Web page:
part 2 question 9

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part 2 question 9

Post  Admin on Thu Feb 10, 2011 10:42 am


9) Did bilingualism play a role in the creation of OE? How (Marc-Andre, Simon)

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Re: part 2 question 9

Post  Admin on Thu Feb 24, 2011 6:36 am

Bilingualism certainly had an influence on old english. 3 languages mainly influenced old english Latin
(mostly the normans who in 1066 came in mass to England and influenced the language) Norse (from the invasion of the 9th and 10th century in addition to a great many place name also added basic vocabulary and words concerned with the administrative aspect) and finnaly Celtic (arguably it had less influence on old english however some claim that traces of syntax can be found from the post old english period)

http://acunix.wheatonma.edu/mdrout/grammarbook2005/historyofoe.html

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Re: part 2 question 9

Post  mavezina on Thu Feb 24, 2011 10:35 am

Question #9.
Did bilingualism play a role in the creation of OE? How?
‘Language shift’ is the process whereby members of a community in which more than one language is spoken abandon their original vernacular language in favor of another. The historical shifts to English by Celtic language speakers of Britain and Ireland are particularly well-studied examples for which good census data exist for the most recent 100–120 years in many areas where Celtic languages were once the prevailing vernaculars. We model the dynamics of language shift as a competition process in which the numbers of speakers of each language (both monolingual and bilingual) vary as a function both of internal recruitment (as the net outcome of birth, death, immigration and emigration rates of native speakers), and of gains and losses owing to language shift. We examine two models: a basic model in which bilingualism is simply the transitional state for households moving between alternative monolingual states, and a diglossia model in which there is an additional demand for the endangered language as the preferred medium of communication in some restricted sociolinguistic domain, superimposed on the basic shift dynamics.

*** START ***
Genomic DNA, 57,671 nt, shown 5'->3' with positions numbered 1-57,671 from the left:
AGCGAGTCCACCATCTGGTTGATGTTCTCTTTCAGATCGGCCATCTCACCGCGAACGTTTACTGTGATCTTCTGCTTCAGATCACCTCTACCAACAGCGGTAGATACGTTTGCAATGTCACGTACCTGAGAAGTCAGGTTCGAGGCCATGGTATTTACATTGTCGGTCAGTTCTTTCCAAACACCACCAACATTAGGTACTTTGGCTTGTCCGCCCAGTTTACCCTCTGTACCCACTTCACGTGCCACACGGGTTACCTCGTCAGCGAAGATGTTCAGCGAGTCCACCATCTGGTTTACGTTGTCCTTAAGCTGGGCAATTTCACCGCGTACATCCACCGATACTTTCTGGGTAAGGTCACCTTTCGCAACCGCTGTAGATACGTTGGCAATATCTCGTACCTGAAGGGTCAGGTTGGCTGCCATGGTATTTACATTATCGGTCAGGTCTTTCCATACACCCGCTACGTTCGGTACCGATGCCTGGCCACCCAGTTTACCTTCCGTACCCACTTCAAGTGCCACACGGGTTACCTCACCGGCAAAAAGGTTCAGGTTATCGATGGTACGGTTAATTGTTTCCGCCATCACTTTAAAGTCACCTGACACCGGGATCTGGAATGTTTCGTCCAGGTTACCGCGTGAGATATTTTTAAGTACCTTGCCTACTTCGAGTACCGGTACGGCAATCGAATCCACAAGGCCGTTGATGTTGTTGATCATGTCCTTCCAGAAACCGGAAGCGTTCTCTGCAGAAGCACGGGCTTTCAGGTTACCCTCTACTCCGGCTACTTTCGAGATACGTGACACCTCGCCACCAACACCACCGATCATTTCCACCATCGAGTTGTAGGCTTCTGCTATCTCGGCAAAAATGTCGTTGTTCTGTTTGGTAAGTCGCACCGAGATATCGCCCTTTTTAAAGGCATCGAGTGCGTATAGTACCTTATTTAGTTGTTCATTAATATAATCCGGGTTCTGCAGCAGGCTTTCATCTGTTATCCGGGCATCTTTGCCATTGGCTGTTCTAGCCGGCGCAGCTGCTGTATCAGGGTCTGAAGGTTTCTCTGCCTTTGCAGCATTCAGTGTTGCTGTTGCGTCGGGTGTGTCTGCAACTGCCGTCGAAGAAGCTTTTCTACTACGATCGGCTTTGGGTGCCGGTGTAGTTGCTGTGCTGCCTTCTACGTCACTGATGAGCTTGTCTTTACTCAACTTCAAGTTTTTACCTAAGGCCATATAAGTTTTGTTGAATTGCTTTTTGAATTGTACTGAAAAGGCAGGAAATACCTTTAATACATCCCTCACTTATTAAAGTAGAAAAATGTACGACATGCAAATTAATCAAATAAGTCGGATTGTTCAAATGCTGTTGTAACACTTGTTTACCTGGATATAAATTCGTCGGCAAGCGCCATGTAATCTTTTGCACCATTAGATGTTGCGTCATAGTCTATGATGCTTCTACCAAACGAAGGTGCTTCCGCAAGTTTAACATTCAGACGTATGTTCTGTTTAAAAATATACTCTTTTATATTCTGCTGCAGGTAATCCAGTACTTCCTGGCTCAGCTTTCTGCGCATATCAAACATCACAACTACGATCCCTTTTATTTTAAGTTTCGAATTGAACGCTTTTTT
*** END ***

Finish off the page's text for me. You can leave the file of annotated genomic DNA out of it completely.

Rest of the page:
Reasons for contact: languages can come into contact in a variety of ways. Basically there are two types: the first is direct contact in which speakers of one language turn up in the midst of speakers of another (because of invasion, emigration, etc.), the second is where the contact is through the mediation of literature or nowadays television and radio. This is the case with the contact between German and English at the moment; the former type can be illustrated clearly with examples from history such as Scandinavian or French contact with English.
In any contact situation there will be two possible scenarios for change. One is where lexical borrowing takes place from language one into language two. The second is where structural interference from one language leads to changes in language two. The essential difference is that for interference to take place, there must be a degree of bilingualism in the community, otherwise there are no speakers to transfer structures from a second language into their mother tongue. With an indirect contact situation borrowing can take place without bilingualism. However in this case, the contact only results in lexical borrowing (see German vis à vis English today). In the history of English the contact with the Scandinavians lead to a lot of bilingualism and thus to more extensive borrowing, e.g. on the morphological level, cf. the pronouns of the third person plural in th- which are imports from Scandinavian. Contact situations have a number of further consequences for the languages involved. If contact is accompanied by extensive bilingualism then there is a distinct tendency for both languages to simplify morphologically to a more analytic type. This can be seen in the history of English where the periods of contact appear to have led to an accelerated movement from a synthetic to an analytic type. The most extreme case in this respect is that of pidgins which, given the type of imperfect bilingualism which is characteristic of them, always result in severely analytic language types. There is in fact an even clearer kind of stable bilingualism, called diglossia (see section on sociolinguistics above). By this is meant a situation in which two languages (Spanish and Guaraní in Paraguay) or two distinct varieties of the same language (Swiss and High German in Switzerland) are used side by side in separate spheres of life, typically in the public and private sphere. The functional distinction of the two varieties/language guarantees their continuing existence in a speech community.


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